In the year 1882, Knut Hamsun’s roommate returned home to find the author in bed asleep. On the table was a knife, a cigar, and a note. The note read as follows:
Smoke the cigar and stick the knife into my heart.
Do it quickly, decisively and as a friend, if you value my affection.
Signed Knut H.
P.S. This note will be your defence in court.
Hamsun had painted an angel of death on the ceiling.
Was this a cry for help, a genuine bid for death, or a prank? Most agree on the latter, whilst also asserting, for the record, that Hamsun was clearly completely fucking bats. Now, I don’t agree with his methods, but I think you can see this incident in another way, a way that is linked to understanding the novel under review here. But, for the time being at least, enough about the author, what about me?
Have you ever looked at one of those glass break in case of fire alarms and felt an overwhelming urge to hit it? Or looked out over a high balcony and inexplicably, though absolutely not suicidal, wanted to jump? I have. In fact, I’ve felt that way a lot. It’s the desire to do something out of the ordinary, something to ruffle feathers, to make a mark, to shock yourself, or other people, out of the stultifying grind that is day-to-day existence. Once, when I was at college, I got up from my chair and sat on the table in the middle of one of the classes. When the teacher asked me what I was doing and if I was ok I replied that I felt claustrophobic. Another time, my first night in halls of residence at University, I drank [in one gulp] a pint of tequila and nearly died. Did I do it for popularity, to prove or ingratiate myself? Anyone who knows me knows I don’t give a fuck about that. I did it because it wasn’t the thing to do, because I felt distant from or at odds with what was expected of me in that situation, the accepted or expected behaviour of a new University student at a networking party. Am I bats too? Probably, but it at least allows me to empathise with Johan Nagal, the protagonist of Knut Hamsun’s best novel Mysteries [I’m not sure that’s worth nearly dying for, but never mind].
“What does the world know? Nothing! You simply get used to something, you accept it and acknowledge it, because your teacher has acknowledged it before you; everything is just a supposition—indeed, even time, space, motion, matter are suppositions. The world knows nothing, it merely accepts things…”
Nagal, a 29 year old man purporting to be an agronomist, arrives in a small town and proceeds – systematically, knowingly – to cause confusion and anguish among the locals. He does so very much in the ways described above in the opening paragraphs of this review: by behaving erratically, by doing not what is expected of him. So, for example, Nagal is honest when dishonesty is called for, and dishonest when he is expected to be truthful; he writes a salacious poem on a young girl’s tombstone; he throws money around in an absurd fashion; he tries to pay a crippled man to launch a glass at his oppressor, and so on. In one sense, he is the mystery of the title; he’s an enigma, a joker in the pack. But that title also has a broader significance in relation to what I’ll call the mysteries of life. What does that mean exactly? For me, Nagal is Hamsun’s way of exploring certain questions. such as how does one make sense of one’s time on earth? Can one inject life with meaning or should one submit to its meaninglessness?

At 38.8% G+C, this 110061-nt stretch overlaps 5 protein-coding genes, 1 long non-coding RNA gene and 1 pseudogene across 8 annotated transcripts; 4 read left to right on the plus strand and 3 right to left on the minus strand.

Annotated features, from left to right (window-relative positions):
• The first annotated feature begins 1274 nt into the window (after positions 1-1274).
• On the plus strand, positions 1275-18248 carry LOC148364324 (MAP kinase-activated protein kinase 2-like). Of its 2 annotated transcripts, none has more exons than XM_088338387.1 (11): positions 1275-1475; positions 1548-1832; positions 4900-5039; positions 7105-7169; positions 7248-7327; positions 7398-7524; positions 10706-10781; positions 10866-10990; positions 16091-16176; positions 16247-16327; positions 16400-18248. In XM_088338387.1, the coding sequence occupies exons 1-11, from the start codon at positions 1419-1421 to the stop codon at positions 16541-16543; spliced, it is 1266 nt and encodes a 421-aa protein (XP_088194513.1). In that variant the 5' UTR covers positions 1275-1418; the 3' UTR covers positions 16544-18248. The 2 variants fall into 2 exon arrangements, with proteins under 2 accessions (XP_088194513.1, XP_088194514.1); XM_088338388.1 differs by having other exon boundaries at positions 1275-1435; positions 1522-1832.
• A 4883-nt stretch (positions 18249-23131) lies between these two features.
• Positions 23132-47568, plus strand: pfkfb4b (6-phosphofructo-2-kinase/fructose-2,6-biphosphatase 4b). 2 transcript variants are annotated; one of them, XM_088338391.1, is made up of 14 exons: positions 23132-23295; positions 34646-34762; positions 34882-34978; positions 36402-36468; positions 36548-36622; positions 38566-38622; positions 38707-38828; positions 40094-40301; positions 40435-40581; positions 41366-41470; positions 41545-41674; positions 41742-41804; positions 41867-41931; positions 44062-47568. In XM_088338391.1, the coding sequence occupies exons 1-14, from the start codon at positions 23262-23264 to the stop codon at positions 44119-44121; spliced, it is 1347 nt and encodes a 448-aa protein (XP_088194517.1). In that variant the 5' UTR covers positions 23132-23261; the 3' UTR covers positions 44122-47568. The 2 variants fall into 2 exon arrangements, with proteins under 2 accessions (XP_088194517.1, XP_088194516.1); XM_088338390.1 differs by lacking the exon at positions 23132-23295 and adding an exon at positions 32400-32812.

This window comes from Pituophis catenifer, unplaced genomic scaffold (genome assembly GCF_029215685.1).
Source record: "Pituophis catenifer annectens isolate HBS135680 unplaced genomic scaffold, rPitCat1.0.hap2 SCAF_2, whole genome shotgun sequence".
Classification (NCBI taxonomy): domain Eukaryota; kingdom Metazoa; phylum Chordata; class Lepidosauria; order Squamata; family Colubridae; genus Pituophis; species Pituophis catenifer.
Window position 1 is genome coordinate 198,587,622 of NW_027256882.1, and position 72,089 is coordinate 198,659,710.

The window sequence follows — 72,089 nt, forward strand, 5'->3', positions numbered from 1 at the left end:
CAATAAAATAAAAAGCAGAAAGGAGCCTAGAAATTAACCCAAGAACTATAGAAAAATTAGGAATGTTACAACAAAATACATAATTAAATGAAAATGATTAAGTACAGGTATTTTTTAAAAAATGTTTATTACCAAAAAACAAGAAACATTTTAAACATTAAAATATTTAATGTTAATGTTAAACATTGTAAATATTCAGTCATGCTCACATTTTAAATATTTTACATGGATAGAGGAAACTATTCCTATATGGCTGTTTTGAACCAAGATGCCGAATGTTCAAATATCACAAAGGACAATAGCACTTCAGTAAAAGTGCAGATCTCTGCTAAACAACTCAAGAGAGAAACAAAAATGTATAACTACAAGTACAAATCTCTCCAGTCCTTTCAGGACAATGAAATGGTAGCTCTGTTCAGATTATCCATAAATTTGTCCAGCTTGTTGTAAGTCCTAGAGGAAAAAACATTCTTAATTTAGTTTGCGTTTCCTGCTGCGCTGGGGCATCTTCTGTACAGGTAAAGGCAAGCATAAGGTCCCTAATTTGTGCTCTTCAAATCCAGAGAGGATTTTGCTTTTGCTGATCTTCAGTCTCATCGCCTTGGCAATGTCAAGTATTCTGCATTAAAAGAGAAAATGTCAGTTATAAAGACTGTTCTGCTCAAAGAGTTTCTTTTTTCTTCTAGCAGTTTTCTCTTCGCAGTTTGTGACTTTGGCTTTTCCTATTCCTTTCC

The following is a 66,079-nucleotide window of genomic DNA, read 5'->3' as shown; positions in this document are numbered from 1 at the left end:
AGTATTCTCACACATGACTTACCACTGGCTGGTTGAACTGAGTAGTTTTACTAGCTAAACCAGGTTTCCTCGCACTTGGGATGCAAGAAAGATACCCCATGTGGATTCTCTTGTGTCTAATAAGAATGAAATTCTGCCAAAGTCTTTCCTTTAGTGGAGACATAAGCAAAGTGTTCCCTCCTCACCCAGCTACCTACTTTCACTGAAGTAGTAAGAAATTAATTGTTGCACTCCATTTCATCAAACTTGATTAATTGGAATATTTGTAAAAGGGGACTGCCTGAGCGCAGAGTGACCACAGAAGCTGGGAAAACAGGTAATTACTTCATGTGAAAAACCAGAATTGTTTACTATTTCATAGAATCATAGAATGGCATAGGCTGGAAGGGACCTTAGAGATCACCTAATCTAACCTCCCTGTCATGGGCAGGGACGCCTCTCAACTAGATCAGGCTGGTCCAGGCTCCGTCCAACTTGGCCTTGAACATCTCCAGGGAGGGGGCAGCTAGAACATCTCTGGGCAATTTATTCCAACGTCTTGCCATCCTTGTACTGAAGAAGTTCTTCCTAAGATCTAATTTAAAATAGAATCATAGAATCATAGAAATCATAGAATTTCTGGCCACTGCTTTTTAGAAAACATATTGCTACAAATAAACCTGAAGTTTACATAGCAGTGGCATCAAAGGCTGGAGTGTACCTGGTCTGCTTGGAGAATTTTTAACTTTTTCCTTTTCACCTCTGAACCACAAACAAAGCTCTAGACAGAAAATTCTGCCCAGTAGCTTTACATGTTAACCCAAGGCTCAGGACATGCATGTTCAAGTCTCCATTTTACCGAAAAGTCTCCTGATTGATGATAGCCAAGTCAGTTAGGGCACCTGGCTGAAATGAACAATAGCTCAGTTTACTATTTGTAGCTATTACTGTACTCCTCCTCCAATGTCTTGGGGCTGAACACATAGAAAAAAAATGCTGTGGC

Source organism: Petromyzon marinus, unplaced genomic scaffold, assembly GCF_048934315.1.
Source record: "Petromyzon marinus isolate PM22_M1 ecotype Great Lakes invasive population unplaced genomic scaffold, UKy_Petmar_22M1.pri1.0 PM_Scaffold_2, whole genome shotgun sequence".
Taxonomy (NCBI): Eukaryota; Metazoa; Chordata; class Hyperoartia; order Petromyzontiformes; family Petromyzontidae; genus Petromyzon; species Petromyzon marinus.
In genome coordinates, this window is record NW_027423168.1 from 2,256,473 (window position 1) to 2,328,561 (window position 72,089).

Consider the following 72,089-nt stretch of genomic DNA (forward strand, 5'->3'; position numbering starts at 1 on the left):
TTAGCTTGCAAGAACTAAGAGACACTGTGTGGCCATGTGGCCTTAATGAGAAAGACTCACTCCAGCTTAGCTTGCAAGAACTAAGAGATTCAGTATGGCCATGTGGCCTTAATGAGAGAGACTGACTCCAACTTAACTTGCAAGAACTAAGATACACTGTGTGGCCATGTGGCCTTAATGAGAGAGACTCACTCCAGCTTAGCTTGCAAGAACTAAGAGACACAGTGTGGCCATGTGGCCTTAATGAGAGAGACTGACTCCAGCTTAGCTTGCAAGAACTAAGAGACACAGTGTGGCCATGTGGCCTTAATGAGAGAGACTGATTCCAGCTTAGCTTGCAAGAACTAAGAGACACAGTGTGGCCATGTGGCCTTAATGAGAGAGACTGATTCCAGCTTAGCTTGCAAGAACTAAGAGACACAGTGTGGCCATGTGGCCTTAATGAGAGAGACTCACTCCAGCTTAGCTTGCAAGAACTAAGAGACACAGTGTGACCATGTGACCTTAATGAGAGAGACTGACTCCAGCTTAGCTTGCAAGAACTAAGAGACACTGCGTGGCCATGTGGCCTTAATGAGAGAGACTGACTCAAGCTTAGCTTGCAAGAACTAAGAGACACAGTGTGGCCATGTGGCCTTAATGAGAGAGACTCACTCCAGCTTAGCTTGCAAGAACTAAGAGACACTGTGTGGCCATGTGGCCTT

Nagal isn’t, for my money, just being a nuisance; he is adding salt to the dish in order for it to taste better. Why shouldn’t I lie outrageously? [What is a lie anyway?] Why shouldn’t I give a woman a ludicrous amount of money for an old beaten-up chair? Why, indeed. Before I read the book I thought it would be like Dostoevsky’s Demons, which involves a bunch of revolutionaries causing chaos and disorder in the name of nihilism. But Mysteries isn’t like that at all. For me, it is far closer to Henry James’ The Ambassadors; it is about grabbing life by the hair and shaking it about; it is twisting the nipples of the tiger…to get a reaction, to feel alive. That is another mystery: how can one feel alive when one is expected to bow politely to social convention? [Mysteries is, in one sense, a hippy book…albeit a dark and sardonic one.] And his methods do have some success, for he appears to awaken Dagny, a local hottie engaged to an officer. She is drawn to Nagal against her better judgement…and despite him killing her dog [the funniest scene in the novel is when Dagny tells Nagal that her dog has died inexplicably. She then asks him why his hand is bandaged. Nagal says, “your dog bit me.” Haha! No? Just me? The comic timing is exceptional].
[Separation by Edvard Munch]
It is worth mentioning that some readers have complained that Hamsun gives them, and Nagal, an easy out by suggesting that he is an opium addict; this is based on a story Nagal himself tells about having once or twice taken it. And, yes, it is fair to say that some of his behaviour is consistent with drug addiction. But, and this is what these readers appear to have forgotten, everything Nagal does and says is dubious, so why would you believe him on this? Also, I’ve read in relation to the novel that Nagal is mad. And madness is one of the themes, but not in the way that one expects. Hamsun seems to be saying: what is madness? Is being unusual or out of the ordinary madness? Perhaps. Nagal actually addresses this issue and claims that as his reason is intact he therefore can’t be mad. He’s not acting without self-awareness, he knows exactly what he is doing. One of the finest aspects of the book is how, like an annoying magician, he reveals his lies, the secrets of his art, to the people he is tricking or manipulating. It’s like, here, this is how I pulled it off! Mad? No, not by my standard. But we’ve already agreed that I’m mental anyway.